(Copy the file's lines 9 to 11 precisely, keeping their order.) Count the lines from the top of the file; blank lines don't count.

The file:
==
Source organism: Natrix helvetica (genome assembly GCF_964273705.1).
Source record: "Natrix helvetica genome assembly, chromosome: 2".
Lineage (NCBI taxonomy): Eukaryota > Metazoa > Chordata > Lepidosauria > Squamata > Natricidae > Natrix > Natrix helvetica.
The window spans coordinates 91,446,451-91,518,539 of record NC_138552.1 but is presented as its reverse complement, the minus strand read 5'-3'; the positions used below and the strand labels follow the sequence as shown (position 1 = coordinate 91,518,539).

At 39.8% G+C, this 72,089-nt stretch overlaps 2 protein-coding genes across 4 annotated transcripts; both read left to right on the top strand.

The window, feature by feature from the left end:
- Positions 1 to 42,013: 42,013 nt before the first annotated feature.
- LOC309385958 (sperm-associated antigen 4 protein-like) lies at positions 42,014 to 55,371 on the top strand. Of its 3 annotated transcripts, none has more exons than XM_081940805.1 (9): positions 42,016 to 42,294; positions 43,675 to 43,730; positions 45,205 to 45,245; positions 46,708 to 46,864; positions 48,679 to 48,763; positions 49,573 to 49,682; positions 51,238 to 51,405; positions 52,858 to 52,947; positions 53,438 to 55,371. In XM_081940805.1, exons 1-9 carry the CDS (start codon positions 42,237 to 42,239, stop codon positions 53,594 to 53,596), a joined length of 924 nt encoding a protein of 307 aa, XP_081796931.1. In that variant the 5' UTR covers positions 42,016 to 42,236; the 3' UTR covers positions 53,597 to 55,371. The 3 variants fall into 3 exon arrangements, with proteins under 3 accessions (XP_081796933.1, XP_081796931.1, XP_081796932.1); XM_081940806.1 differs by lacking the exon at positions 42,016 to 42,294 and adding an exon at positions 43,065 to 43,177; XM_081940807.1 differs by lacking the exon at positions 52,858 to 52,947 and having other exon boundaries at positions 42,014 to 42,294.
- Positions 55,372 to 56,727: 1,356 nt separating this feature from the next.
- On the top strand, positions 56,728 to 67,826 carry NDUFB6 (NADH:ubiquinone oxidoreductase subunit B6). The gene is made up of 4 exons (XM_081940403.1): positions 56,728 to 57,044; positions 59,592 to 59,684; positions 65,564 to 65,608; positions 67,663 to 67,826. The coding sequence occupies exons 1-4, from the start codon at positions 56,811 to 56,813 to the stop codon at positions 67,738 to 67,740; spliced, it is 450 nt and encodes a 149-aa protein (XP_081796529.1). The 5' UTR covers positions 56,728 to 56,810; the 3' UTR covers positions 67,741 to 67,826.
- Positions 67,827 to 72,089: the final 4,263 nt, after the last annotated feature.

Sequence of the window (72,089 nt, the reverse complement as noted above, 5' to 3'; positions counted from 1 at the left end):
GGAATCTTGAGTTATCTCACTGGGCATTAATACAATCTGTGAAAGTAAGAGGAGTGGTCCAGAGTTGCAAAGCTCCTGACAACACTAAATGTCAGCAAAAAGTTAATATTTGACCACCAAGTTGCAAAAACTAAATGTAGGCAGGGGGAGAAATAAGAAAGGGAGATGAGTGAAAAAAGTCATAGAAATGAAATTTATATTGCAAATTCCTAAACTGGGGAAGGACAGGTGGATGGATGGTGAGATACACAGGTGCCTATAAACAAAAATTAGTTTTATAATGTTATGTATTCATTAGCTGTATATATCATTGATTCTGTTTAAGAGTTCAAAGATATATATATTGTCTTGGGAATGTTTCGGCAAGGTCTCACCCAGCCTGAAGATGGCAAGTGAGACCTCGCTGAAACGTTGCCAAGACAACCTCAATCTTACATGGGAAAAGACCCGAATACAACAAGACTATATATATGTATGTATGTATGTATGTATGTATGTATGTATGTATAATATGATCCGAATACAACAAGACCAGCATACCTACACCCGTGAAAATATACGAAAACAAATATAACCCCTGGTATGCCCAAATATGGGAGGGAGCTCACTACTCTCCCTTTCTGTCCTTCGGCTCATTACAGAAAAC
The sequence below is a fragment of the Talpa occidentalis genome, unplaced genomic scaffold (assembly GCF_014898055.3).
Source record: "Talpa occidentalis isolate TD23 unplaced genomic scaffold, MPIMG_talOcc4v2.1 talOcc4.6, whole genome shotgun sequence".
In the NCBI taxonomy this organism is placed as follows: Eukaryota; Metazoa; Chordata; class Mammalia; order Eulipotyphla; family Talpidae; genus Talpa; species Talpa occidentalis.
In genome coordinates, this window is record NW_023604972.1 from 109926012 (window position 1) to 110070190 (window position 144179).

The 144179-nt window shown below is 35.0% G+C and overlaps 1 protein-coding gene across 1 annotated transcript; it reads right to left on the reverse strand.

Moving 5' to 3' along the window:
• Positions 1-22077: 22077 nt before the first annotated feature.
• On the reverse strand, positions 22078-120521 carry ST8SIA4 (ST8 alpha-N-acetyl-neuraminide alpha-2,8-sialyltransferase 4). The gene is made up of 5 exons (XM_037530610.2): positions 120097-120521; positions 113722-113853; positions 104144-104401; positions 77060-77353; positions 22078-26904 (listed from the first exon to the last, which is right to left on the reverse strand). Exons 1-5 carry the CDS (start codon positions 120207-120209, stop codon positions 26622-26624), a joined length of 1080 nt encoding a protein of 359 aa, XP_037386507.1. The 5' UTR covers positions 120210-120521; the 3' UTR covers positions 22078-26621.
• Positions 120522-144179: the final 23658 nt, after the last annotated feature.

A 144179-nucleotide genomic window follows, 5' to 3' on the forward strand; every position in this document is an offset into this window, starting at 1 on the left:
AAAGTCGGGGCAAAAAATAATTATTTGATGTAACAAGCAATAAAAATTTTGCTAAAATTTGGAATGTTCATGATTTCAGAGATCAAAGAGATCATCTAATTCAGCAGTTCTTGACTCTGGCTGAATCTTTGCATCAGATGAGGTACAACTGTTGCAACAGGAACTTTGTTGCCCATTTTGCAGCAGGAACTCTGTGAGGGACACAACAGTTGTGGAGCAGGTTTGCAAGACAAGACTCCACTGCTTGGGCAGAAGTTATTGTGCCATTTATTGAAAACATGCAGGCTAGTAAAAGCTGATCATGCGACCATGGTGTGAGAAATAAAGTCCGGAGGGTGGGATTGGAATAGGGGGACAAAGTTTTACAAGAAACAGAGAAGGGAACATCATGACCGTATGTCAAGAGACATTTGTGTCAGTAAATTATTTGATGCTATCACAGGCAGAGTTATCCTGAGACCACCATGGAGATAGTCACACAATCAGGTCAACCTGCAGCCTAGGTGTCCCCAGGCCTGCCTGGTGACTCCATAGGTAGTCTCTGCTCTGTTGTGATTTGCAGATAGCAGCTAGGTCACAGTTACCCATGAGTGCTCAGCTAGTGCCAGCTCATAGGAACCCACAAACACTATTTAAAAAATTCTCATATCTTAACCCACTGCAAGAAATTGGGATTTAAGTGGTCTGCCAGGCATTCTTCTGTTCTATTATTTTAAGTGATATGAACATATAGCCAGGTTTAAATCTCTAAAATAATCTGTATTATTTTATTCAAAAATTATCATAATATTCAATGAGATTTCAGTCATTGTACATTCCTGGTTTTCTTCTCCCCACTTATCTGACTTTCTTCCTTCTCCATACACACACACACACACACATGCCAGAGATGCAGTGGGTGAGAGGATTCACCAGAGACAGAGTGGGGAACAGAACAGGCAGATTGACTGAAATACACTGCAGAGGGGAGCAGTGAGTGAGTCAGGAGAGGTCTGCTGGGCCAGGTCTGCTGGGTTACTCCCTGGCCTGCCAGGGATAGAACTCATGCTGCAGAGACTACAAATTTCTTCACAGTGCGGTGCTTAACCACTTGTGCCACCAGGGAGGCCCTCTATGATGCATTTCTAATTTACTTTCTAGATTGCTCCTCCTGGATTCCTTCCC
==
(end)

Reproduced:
- Positions 55,372 to 56,727: 1,356 nt separating this feature from the next.
- On the top strand, positions 56,728 to 67,826 carry NDUFB6 (NADH:ubiquinone oxidoreductase subunit B6). The gene is made up of 4 exons (XM_081940403.1): positions 56,728 to 57,044; positions 59,592 to 59,684; positions 65,564 to 65,608; positions 67,663 to 67,826. The coding sequence occupies exons 1-4, from the start codon at positions 56,811 to 56,813 to the stop codon at positions 67,738 to 67,740; spliced, it is 450 nt and encodes a 149-aa protein (XP_081796529.1). The 5' UTR covers positions 56,728 to 56,810; the 3' UTR covers positions 67,741 to 67,826.
- Positions 67,827 to 72,089: the final 4,263 nt, after the last annotated feature.